The United Nations Food and Agriculture Organisation has launched an appeal for 8.3 million dollars to aid some 1.2 million vulnerable Rohingya refugees as well as host populations in Bangladesh at the onset of the cyclone and monsoon rains season, FAO said on Friday.
“FAO is extremely concerned that if we don’t invest in environmental recovery efforts now, this situation may have both short and long-lasting impacts and only worsen an already devastating human tragedy,” said Peter Agnew, FAO emergency coordinator in Bangladesh.
The scale of the refugee crisis – nearly 900,000 refugees, more than double the local population of Cox’s Bazar – has placed significant pressure on host communities as people compete for already scarce natural resources, food, fuel and work.
“We are seeing food prices going up and daily wages going down from 6 dollars to 2 dollars, and intense competition for firewood and food. Host community members tell us that this situation is creating great strains on their families," said Agnew.
The increasing need to cut forest for firewood for the refugees has been depleting the environment, intensifying the risk of deadly landslides and flash floods during this year’s monsoon season, FAO warned.
"There is just not enough work and resources for everyone. We need to create opportunities for people to rebuild their livelihoods and ease growing social tensions, or we might soon be faced with an additional crisis within the crisis,” added Agnew.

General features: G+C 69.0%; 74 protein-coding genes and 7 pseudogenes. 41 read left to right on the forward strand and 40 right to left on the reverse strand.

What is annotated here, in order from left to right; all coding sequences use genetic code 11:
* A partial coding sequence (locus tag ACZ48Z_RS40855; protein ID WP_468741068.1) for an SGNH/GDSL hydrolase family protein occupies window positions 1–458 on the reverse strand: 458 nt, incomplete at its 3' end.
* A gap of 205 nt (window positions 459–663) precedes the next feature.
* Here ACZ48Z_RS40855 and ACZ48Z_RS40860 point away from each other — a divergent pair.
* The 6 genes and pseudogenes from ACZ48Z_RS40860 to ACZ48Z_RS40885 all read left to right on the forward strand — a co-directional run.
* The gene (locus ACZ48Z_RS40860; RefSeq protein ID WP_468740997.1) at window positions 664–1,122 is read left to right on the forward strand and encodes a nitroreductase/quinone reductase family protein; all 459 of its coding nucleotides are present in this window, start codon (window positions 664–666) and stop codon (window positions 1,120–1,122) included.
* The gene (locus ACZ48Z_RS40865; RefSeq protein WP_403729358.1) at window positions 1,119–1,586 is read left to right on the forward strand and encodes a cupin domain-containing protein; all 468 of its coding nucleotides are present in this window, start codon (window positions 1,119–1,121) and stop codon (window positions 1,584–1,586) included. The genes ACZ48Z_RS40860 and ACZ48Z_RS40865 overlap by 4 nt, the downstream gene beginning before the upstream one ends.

The 8.3 million dollars FAO is seeking will help protect and restore the livelihoods of populations at risk, build their resilience, ease social tensions and longer-term measures to aid environmental recovery and agricultural production efforts, the UN agency stated.
To date FAO has only received 1.5 million dollars out of the total 9.8 million dollars that it urgently requires this year, the agency underlined.
The funds will enable FAO to set up nurseries and rehabilitate degraded forest areas to curtail further environmental degradation and restore the natural resource base; provide jobs for host communities in environmental rehabilitation activities; training, seeds and tools to keep helping host communities increase their food output and to improve nutrition.
FAO is working with its partner the UN migration agency the International Organisation for Migration (IOM) to better conditions for both refugees and host communities. As host communities boost their food production, this will not only cover their own food needs but provide them with an extra income as surplus production can be purchased for distribution to the refugees, FAO said.
To help local communities cope better during the cyclone season and monsoon rains, FAO has been distributing food safety kits, which include 60-litre, water-proof storage containers where people can safely store their food stocks, seeds and valuable items, such as personal documents.
The kits also include tools, seeds and fertilizer so that family can grow vegetables and eat highly nutritious food, FAO noted.